‘Mr Loophole’ calls for ‘on-the-spot fitness test’ to cut down on accidents
Nick Freeman, who is often referred to as Mr Loophole for successfully defending celebrities on the basis of legal technicalities, says new measures could help reduce accidents but may also lead to other issues. A recent study found that blood tests could be used by police to determine if a person involved in an accident was tired and if fatigue played a role.
The fitness test, which was devised by sleep experts, could be deployed by police to assess a motorist’s physical and mental alertness.
It is hoped this would stop motorists from being tempted to drive when they are tired, which is one of the leading contributing factors to crashes.
Motorists who failed the test could be punished with a ban, or charged with other offences depending on the nature of their driving.
Speaking to Express.co.uk, Mr Freeman added: “We urgently need a way for the police to immediately establish at the roadside whether poor or dangerous driving is due to a motorist’s lack of sleep.
“Equally if drivers knew they could be pulled over and instantly tested it could act as a means of deterrent.”
The study, which was conducted by the Australian Government’s Office of Road Safety, found that driving on less than five hours of sleep can be as dangerous as being over the drink-drive limit.
Such a test, Mr Freeman says, is fraught with difficulties since some people can be very alert after little sleep and vice versa – so it is entirely subjective.
He highlighted how the test was also incredibly invasive, expensive and potentially involves complex legal procedures.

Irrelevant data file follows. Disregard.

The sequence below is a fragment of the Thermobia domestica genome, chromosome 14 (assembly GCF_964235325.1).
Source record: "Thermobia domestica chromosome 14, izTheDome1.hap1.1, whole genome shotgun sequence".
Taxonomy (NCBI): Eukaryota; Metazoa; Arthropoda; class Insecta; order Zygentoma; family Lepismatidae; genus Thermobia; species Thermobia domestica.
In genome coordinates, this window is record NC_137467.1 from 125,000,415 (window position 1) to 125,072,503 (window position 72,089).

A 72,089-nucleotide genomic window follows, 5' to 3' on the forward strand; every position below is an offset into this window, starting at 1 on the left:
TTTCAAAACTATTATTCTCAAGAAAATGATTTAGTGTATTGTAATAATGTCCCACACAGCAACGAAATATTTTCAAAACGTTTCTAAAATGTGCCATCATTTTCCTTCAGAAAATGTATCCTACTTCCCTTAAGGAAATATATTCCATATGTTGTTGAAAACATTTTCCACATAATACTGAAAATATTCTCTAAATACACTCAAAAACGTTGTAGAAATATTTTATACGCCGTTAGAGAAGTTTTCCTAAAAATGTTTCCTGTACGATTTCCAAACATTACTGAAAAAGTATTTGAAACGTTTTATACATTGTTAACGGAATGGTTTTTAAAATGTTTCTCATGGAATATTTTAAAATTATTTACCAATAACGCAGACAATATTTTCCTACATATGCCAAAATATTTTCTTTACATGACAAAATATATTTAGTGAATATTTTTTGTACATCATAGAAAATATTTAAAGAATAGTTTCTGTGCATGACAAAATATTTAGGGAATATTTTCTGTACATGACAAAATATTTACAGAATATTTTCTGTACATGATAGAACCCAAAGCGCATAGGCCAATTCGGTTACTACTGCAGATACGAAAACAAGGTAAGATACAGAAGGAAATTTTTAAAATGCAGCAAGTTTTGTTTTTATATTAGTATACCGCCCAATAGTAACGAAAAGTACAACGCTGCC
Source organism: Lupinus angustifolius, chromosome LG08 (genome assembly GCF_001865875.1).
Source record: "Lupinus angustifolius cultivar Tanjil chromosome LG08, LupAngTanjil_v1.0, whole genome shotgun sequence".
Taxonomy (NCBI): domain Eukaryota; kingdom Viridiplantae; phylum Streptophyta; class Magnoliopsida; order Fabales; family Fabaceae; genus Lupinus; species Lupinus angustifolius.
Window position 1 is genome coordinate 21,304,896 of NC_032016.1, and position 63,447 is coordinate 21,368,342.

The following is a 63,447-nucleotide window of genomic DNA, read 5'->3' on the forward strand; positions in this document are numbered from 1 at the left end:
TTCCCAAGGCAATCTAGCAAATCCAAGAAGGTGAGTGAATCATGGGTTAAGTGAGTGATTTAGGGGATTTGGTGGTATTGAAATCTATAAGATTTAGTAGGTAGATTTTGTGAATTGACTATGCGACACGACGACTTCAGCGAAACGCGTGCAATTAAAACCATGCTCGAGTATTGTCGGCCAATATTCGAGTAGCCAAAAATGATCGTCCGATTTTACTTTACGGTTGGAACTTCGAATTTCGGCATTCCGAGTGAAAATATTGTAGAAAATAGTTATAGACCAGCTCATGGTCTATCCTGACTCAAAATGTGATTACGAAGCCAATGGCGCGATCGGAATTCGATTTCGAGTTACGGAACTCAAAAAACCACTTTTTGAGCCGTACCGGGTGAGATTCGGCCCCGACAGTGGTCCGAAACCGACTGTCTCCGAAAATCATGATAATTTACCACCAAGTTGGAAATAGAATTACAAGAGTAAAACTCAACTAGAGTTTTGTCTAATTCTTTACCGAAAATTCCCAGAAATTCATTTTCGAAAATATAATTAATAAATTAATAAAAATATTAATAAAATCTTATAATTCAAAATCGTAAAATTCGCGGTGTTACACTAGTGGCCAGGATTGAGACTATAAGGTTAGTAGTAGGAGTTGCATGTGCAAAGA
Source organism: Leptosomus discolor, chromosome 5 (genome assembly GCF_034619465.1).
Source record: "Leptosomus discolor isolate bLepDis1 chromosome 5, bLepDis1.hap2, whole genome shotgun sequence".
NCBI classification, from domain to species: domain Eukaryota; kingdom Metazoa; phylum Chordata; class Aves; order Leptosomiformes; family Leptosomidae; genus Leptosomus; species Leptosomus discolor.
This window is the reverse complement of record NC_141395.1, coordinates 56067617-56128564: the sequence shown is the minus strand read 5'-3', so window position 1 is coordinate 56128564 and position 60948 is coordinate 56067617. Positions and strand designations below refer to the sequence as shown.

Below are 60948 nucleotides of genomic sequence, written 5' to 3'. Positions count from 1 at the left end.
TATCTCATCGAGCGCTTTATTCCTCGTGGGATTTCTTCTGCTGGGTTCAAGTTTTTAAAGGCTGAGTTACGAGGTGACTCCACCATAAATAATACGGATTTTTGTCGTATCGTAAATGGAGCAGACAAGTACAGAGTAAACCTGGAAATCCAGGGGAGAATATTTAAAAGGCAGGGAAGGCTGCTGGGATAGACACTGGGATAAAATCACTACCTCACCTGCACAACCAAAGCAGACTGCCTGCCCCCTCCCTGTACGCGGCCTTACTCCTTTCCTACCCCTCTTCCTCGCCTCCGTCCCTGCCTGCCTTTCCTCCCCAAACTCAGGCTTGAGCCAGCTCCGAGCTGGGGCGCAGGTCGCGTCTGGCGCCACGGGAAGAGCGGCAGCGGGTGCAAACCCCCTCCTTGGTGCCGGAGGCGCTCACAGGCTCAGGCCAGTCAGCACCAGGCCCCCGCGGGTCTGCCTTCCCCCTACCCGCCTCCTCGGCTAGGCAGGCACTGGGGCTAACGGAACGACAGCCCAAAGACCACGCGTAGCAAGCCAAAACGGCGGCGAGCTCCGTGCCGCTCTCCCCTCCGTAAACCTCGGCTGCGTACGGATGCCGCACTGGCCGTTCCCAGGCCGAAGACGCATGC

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Mr Freeman, who has defended A-list clients including David Beckham, Frank Lampard and Jeremy Clarkson, questioned how the test could be administered if they were afraid of needles.
He added: “What’s more, all it will measure is how much sleep you have had. So it is not fit for purpose.
“Therefore, it should be supplanted by the introduction of bespoke test which assesses a person’s physical and mental fitness to drive and how tired they are.
“If you fail this test this offence should be dealt with in the same way as drink driving.”
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Currently, drivers face three months imprisonment, a fine of up to £2,500 and a possible driving ban if they are deemed to be in charge of a vehicle while above the legal limit or unfit through drink.
This can increase to life imprisonment, an unlimited fine and a ban from driving for at least five years if they cause a serious accident which causes death by careless driving.
The proposed blood test – which is currently being developed in Australia and which will rely on biomarkers in blood will show whether somebody has been awake for 24 hours.
He added: “No laws currently exist in Britain to ban drowsy driving per se. However, the law is there to call to account drivers who make mistakes when they are sleepy as they will be prosecuted according to the consequences of their actions.
“So the charge could be driving without due care or even death by dangerous driving.
“What we don’t have is a robust method for establishing whether a driver who has been pulled over is safe to continue their journey.
“Unlike lorry drivers, there’s no limit for how long a motorist can stay on the road – the law does not compel them to take a break.”
Mr Freeman added that a straightforward test which measures physical capability and mental alertness would be cost effective, far more accurate and very simple to introduce.
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